NEW YORK – New York's attorney general is asking a state appeals court to uphold a lower court ruling requiring former President Donald Trump to answer questions under oath after a civil investigation into his business practices uncovered evidence that he may have misstated the value of assets like golf courses and skyscrapers on financial statements for more than a decade.
In papers filed late Monday, Attorney General Letitia James' office said it has every right to question Trump, who is appealing the lower court ruling, as it seeks to determine whether the misrepresented values shown to lenders, taxing authorities and other business interests constituted fraud and, if so, who committed that fraud.
James is also seeking to uphold a ruling forcing Trump's two eldest children, Ivanka and Donald Trump Jr., to testify. Both of them have been executives at their father's company, the Trump Organization.
“The evidence collected to date suggests that financial statements, tax submissions, loan guarantees, and other documents contain material misstatements and omissions,” James’ office said in court papers. “These misrepresentations appear to have been aimed at portraying Mr. Trump’s net worth and liquidity as higher than the true facts warranted, to secure economic benefits to which Mr. Trump might not otherwise have been entitled.”
Trump’s lawyers argued in appeal papers filed March 21 that the lower court judge, Arthur Engoron, failed to properly weigh constitutional and ethical concerns about James' investigation.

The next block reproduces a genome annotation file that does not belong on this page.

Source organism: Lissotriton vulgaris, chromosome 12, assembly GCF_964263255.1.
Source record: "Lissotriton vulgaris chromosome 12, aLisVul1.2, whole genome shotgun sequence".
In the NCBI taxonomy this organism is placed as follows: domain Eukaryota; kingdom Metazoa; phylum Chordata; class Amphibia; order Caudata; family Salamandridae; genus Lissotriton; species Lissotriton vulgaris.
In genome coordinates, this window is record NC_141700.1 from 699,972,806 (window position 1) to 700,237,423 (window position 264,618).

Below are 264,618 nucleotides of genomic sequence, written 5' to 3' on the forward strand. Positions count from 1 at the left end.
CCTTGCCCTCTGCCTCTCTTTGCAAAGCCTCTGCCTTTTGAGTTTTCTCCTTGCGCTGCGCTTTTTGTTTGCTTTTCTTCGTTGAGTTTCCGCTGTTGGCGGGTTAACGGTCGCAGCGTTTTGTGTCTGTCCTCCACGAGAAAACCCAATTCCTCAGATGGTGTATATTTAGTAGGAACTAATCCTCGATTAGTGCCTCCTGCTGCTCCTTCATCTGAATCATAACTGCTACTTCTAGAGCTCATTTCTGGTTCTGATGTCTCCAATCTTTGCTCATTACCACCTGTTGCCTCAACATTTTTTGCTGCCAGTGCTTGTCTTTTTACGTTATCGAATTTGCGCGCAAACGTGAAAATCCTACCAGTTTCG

In its response, James' office rejected the Trumps' arguments that the attorney general, a Democrat, had a political vendetta against Trump, a Republican, or that requiring the Trumps to testify under oath would violate their constitutional rights because their answers could be used against them in a parallel criminal investigation.
While upholding the subpoenas would require the Trumps to sit for questioning, they can't be forced to provide information that could be used against them in a future criminal case, James' office said, and are free to exercise their Fifth Amendment right against self-incrimination — as another Trump son, Eric Trump, did more than 500 times during a 2020 deposition in the civil investigation.
Lawyers for the Trumps want the appellate division of the state’s trial court to overturn Engoron’s Feb. 17 ruling and invalidate James’ subpoenas seeking their testimony. The Trumps and James' office have agreed to pause enforcement of the subpoenas during the appeals process. Court papers indicate the appellate court will likely hear arguments in May or June.
On Monday, in a related matter, Engoron ordered weekly progress reports from an digital forensics company that the Trump Organization hired to provide evidence to James’ office, which had raised concerns that the process was playing out slower than expected. The company must turn over all requested evidence by April 22, the judge said.
Follow Michael Sisak on Twitter at twitter.com/mikesisak